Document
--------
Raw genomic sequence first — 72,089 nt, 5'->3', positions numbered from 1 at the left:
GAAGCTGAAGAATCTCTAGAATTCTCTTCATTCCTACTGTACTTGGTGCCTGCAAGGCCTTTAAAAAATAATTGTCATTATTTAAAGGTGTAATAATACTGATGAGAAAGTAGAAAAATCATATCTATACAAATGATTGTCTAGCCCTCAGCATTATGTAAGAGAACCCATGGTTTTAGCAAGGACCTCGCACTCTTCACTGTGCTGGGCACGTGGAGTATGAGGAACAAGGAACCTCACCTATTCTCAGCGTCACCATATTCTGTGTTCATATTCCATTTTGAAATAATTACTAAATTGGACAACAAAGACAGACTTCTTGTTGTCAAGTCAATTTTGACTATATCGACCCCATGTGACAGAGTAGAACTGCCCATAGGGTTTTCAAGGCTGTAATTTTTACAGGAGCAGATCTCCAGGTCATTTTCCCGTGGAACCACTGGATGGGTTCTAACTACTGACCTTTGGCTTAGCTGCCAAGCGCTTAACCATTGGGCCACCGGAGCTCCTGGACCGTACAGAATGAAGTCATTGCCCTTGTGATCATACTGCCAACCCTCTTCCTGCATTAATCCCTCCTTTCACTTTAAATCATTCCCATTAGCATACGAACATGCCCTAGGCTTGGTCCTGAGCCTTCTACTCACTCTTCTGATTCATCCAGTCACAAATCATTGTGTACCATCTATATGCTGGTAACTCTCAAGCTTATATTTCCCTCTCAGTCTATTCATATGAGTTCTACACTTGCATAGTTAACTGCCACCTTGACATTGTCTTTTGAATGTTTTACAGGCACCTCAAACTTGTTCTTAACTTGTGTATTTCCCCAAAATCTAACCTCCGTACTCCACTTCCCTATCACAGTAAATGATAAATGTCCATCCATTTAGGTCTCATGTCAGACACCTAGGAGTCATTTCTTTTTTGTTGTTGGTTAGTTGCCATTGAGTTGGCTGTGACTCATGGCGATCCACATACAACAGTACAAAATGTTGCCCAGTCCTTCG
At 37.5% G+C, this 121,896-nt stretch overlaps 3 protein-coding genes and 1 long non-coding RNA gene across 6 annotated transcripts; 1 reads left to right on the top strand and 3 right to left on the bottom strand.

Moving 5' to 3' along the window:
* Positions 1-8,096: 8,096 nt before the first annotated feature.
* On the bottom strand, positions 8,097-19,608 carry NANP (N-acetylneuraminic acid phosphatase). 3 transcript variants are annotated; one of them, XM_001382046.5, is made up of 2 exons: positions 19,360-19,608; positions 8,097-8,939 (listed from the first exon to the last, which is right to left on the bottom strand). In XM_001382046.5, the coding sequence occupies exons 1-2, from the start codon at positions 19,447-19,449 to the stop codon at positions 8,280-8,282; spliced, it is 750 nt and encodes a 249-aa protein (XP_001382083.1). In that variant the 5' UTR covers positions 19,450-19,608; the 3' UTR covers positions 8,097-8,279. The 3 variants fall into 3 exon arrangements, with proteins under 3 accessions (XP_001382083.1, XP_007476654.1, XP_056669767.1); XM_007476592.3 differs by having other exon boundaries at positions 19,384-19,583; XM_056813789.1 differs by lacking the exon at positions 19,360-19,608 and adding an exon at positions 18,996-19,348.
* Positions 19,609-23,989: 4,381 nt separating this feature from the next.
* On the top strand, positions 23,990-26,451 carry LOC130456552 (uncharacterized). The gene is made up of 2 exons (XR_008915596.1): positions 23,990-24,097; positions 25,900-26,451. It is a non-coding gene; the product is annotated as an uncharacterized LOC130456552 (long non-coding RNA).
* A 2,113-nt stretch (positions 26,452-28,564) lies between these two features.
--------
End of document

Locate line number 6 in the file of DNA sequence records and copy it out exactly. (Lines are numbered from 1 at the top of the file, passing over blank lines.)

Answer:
* On the bottom strand, positions 8,097-19,608 carry NANP (N-acetylneuraminic acid phosphatase). 3 transcript variants are annotated; one of them, XM_001382046.5, is made up of 2 exons: positions 19,360-19,608; positions 8,097-8,939 (listed from the first exon to the last, which is right to left on the bottom strand). In XM_001382046.5, the coding sequence occupies exons 1-2, from the start codon at positions 19,447-19,449 to the stop codon at positions 8,280-8,282; spliced, it is 750 nt and encodes a 249-aa protein (XP_001382083.1). In that variant the 5' UTR covers positions 19,450-19,608; the 3' UTR covers positions 8,097-8,279. The 3 variants fall into 3 exon arrangements, with proteins under 3 accessions (XP_001382083.1, XP_007476654.1, XP_056669767.1); XM_007476592.3 differs by having other exon boundaries at positions 19,384-19,583; XM_056813789.1 differs by lacking the exon at positions 19,360-19,608 and adding an exon at positions 18,996-19,348.